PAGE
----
Public Service at WashULaw
Commitment to public service is an integral part of the tradition and ethic of the legal profession. Washington University has a longstanding commitment to public service and recognizes its important role in preparing students to be competent, ethical lawyers working toward a more just society. It is our goal to prepare students to contribute to society through service to the profession and the community. To this end, the Public Service Advisory Board was established to:
- Provide desperately needed services to the St. Louis community;
- Help students learn about representing the underserved and to inquire into the fairness and effectiveness of the law and legal institutions; and
- Provide students with valuable practical experience and the opportunity to interact with representatives from public service organizations and law firms.
- Law Students participate in the Big
Brothers/Big Sisters program of
The Public Service Advisory Board is a student-led organization that creates and administers public service opportunities for law students. It is responsible for allocating public service funds among student groups, promoting service within the law school and greater St. Louis communities, and planning public service programming.
Beginning with the Class of 2013, law students are encouraged to complete the Pro Bono Pledge and commit to performing at least 50 hours of law-related public service before they graduate. To get more information, complete the pledge, submit your hours, and learn about pro bono opportunities, click here.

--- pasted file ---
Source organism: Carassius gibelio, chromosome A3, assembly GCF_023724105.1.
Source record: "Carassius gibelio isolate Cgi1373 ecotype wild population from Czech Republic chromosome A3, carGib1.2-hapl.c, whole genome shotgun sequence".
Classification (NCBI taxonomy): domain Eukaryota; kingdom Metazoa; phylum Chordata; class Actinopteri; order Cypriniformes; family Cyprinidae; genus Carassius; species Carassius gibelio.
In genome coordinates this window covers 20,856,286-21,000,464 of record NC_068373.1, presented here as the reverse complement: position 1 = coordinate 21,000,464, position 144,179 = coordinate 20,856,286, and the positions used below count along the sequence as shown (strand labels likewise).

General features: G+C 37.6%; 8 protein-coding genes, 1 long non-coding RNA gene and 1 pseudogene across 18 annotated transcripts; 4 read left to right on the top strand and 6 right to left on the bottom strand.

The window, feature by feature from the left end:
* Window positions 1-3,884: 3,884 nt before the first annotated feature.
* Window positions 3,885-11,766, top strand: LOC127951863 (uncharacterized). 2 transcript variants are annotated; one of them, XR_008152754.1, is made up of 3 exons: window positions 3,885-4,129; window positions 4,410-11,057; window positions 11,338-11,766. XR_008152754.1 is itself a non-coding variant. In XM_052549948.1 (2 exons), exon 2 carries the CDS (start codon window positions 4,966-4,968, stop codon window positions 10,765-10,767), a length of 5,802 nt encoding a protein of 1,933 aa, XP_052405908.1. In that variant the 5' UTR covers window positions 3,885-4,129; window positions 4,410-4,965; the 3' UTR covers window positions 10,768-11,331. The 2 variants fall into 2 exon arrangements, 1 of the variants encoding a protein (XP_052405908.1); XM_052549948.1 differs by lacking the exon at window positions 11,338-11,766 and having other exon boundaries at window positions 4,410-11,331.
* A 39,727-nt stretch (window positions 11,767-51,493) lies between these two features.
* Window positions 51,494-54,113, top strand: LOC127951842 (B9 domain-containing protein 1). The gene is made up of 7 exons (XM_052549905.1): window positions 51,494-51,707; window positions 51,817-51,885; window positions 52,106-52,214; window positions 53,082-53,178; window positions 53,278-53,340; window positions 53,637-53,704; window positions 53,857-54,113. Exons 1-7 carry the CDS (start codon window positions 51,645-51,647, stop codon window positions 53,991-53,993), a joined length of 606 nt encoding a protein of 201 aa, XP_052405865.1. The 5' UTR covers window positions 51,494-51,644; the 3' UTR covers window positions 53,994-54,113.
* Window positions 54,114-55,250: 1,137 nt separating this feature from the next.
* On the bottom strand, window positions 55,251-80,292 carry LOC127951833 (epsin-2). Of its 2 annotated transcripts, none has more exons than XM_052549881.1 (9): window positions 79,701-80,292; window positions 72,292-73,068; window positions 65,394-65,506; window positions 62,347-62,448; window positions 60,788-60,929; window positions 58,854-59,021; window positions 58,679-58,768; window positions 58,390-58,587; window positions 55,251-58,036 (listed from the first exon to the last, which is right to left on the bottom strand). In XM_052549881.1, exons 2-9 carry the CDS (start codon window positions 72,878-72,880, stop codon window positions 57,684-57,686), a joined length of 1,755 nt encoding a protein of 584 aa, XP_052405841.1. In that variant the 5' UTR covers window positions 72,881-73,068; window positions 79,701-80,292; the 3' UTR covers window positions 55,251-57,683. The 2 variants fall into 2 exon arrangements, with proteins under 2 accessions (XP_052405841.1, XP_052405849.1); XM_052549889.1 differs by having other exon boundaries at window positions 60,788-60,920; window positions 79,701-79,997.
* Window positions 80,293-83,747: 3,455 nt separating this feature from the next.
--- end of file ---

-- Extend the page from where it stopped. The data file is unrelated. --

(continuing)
In addition to the comprehensive Public Service programming provided by the Public Services department, Washington University School of Law offers a broad-based curriculum that supplements traditional courses with hands-on clinical training, skills courses, interdisciplinary learning, and public interest courses in fields such as constitutional law and government, criminal law, employment law, environmental law, family and health law, and international law.
The Clinical Education Program at the School of Law is widely known to be one of the best in the country. Through the clinics, students have opportunities to assist indigent and underrepresented clients with domestic violence, employment rights environmental concerns, criminal defense and death penalty cases. They may also work with state and federal judges, Congressional committees and federal agencies. Unlike most law schools, Washington University guarantees every student placement in at least one of the clinical courses during his or her second or third year of law school.
The Career Services Office (CSO) offers services and resources specifically for students interested in public interest employment. CSO holds an annual Public Interest Job Fair, hosts government and public interest employers who interview on campus, and brings successful public interest and government attorneys to campus to talk with students about careers in public service.
Note: Washington University School of Law students cannot provide legal assistance directly to members of the public. Students can only provide legal assistance under the supervision of an attorney.